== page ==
Haptic Interactive Learning

The HapNan Interactive Learning Environment


kids using HapNan system
Students using the Hapnan Interactive Learning Environment.

For those interested in licensing this technology please read more here.

Nanotechnology is a relatively new, exciting, and growing area of research in which governments, educators and researchers alike, are interested in attracting K-12 and undergraduate students to pursue future careers. In order for the U.S. to remain competitive in the 21st century it must attract, retain, and educate students in STEM fields–specifically in nanotechnology. However, learning how things interact and behave at the nano-scale can be difficult for students to understand and conceptualize, as objects at this scale are not directly observable or accessible in the classroom environment. Traditional methods of teaching are also potentially limited in their engagement of students, whom have a diversity of learning styles. To address these issues, Dr. Taylor partnered with UF Art and Music faculty (James Oliverio) at the Digital Worlds Institute (www.digitalworlds.ufl.edu) to develop the “HapNan (Haptics and Nanotechnology)” Interactive Learning Environment. It is a new way to teach K-12 students about science and nanotechnology through the design and development of virtual reality environments that allow for physical interaction (touch or haptics). Involvement of multiple senses in learning is thought to play a significant role in transitioning from concrete to abstract thinking and may reduce the cognitive load and thereby support greater information processing and retention*. By using a joystick-like controller, the user – ideally children between 5 and 17 years old – controls exploration with a virtual reality environment. The joystick mimics the high power atomic force microscope that is used in nanoscience to obtain images of material surfaces. This instrument has the ability to observe features as small as atoms. The joystick is like the needle on a record player, and lets the user feel the grooves, bumps, and tiny features on the object at the nanoscale. In addition, the joystick is equipped with 3 orthogonal motors that allow the user to feel the unique nanoscale forces and interaction.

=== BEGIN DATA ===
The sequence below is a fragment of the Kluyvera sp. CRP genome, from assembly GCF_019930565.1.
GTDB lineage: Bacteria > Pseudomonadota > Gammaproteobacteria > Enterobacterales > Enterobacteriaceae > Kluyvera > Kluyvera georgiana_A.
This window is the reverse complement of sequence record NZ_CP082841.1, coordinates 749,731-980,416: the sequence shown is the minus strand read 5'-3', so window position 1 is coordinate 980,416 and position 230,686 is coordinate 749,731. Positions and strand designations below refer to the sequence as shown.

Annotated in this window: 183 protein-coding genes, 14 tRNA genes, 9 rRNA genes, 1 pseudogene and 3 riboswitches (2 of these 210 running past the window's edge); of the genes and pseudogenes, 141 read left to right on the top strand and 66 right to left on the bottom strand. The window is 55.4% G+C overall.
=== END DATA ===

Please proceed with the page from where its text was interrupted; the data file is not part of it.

The first prototype of the learning environment was produced in 2008 and a second prototype in 2011. The interactive learning environment includes 10 levels of scale, from the global scale down to the atomic scale, that provide animated haptic exploration scenarios and quizzes at each level for students to exhibit their understanding of key learning objectives.

(collaborators: James Oliverio and Dianne Pawluk)

*S. Loucks-Horsley, Kapitan, R., Carlson, M., Kuerbis, P., Clark, R., Melle, G., Sache, T., & Walton, E., “Elementary school science for the ’90s,” Alexandria, VA: Association for Supervision and Curriculum Development. 1990. *J. Sweller, “Cognitive load theory, learning difficulty and instructional design,” Learning and Instruction, vol. 4, pp. 295-312, 1994.


  • HapNan 1.0 Educational Software Developed, 10/2012


  • Miami Museum of Science, Miami, FL, January – March 2014
  • South Florida Science Center and Aquarium, West Palm Beach, FL, April – May 2013
  • UF Harn Museum, Art in EngineeringHapNan Display/Kiosk, October 11, 2012
  • Season 3, LiveVibe TV appearance, November 17, 2011, “What’s HAPNAN? Arts and Sciences in the Digital Age” interview and discussion of the HapNan project.

 Awards/Reviews of the HapNan Environment

  • Selected for presentation in the Outstanding Contributions to Mechanical Engineering Education at the 2009 American Society of Engineering Education (ASEE) Annual Conference and Exposition
  • 2009 ASEE Professional Interest Council I Best Paper Award
  • 2009 ASEE Mechanical Engineering Division Best Paper Award